The amount of power your group has will affect both the issue you choose to address (see this earlier post) and the target this issue requires you to influence. For example, as I have noted earlier, the organization I work most closely with is based in Milwaukee. We don’t have the power, alone, to really affect the legislature, especially since the key votes we need are Republican, and there aren’t a lot of Republicans we can directly affect. So this really limits our ability to work on school funding issues.

A couple more examples.

First let’s talk about the Iraq war for a moment. I was in Madison some months ago, and I drove by a group of three people waving signs against the Iraq war quite energetically on a streetcorner in the middle of campus. Now, I’m sure they felt much better about themselves after they did this. But I doubt that Madison is a hotbed of Iraq war support. And I doubt that a couple of signs are going to effect anyone that much anyway. Furthermore, the fact is that most of the nation doesn’t support the war anymore already.

Don’t get me wrong, I don’t have anything against sign waving or big marches etc. And I’m sure they have some effect, especially if you can get a lot of people out in them. And there are many different ways to approach any problem. But it may be helpful to look at the Iraq war problem (e.g., in my opinion, how we can get out of it) from a neo-Alinsky perspective.

There is actually at least one group taking this approach. The group Americans Against Escalation in Iraq is sponsoring an Iraq Summer, in their words, “targeting 31 members of Congress and 10 Senators to bring a safe end to the war in Iraq.” They have tried to figure out which lawmakers are most likely to change their minds about the war, and they have put their $$ into influencing these lawmakers by threatening their interests. They have figured out who can make the change they want, and they are focusing their resources on the individuals who can make it.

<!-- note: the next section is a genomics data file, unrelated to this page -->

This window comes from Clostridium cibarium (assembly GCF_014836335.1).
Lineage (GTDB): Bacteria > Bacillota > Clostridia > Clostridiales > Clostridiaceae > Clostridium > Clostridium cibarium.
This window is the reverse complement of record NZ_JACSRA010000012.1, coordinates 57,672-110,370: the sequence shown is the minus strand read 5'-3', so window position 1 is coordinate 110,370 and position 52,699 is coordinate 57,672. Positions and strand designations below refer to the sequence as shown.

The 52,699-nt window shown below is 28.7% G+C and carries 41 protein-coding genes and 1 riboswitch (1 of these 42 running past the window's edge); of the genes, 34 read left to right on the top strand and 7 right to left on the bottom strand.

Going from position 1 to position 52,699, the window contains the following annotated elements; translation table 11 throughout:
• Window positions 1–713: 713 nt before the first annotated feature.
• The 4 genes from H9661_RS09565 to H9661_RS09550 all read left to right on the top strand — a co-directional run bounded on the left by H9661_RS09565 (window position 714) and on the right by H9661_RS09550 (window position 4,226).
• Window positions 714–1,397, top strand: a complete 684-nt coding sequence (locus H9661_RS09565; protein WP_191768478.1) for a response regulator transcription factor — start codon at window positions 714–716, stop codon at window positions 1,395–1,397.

Second, let’s talk about NCATE’s decision to drop “social justice” from its list of “dispositions.” I have to admit, I’m not really up on the details of this controversy, but let’s look at it from a neo-Alinsky perspective anyway. To start with, who is the “target”? This isn’t clear to me, but it might be Arthur Wise, the president, or it might be the people (or key persons) on the task force that Jim Horn said was looking at this issue. Or it might be “NCATE” more generally.

You might say, well, it’s not really fair to target individuals on a task force or Arthur Wise. They’re just doing their jobs. And they may be your friends. From a neo-Alinsky perspective, however, this answer is part of the problem. In taking on particular roles, they have inserted themselves into the public space in a particular way and they should be held accountable for their public roles. Part of what organizing does is transform roles people would like to keep somewhat “private” into more public stances. And it’s not personal. Or, at least, it’s not supposed to be. Remember, “no permanent enemies, no permanent friends.” (I’ll speak in more detail about “public” and “private” from this perspective in a later post.)

Once you have chosen a target, you need to think about the specific interests and motivations and fears of the target as you have framed it. For example, one of NCATE’s key interests as an institution is to have universities that are interested in being accredited. What if a number of universities were willing to sign a letter refusing to re-accredit with NCATE unless the disposition were added back? What if a group of powerful professors at key institutions were willing to sign such a letter? Of course, what you can do depends on the particular resources your organization (or potential organization?) has.

You may discover that you just plain don’t have the right set of resources to effectively influence the person or institution you would most like to target. If this is the case, maybe it’s time to face reality. Maybe it’s time to switch your issue and pick another target.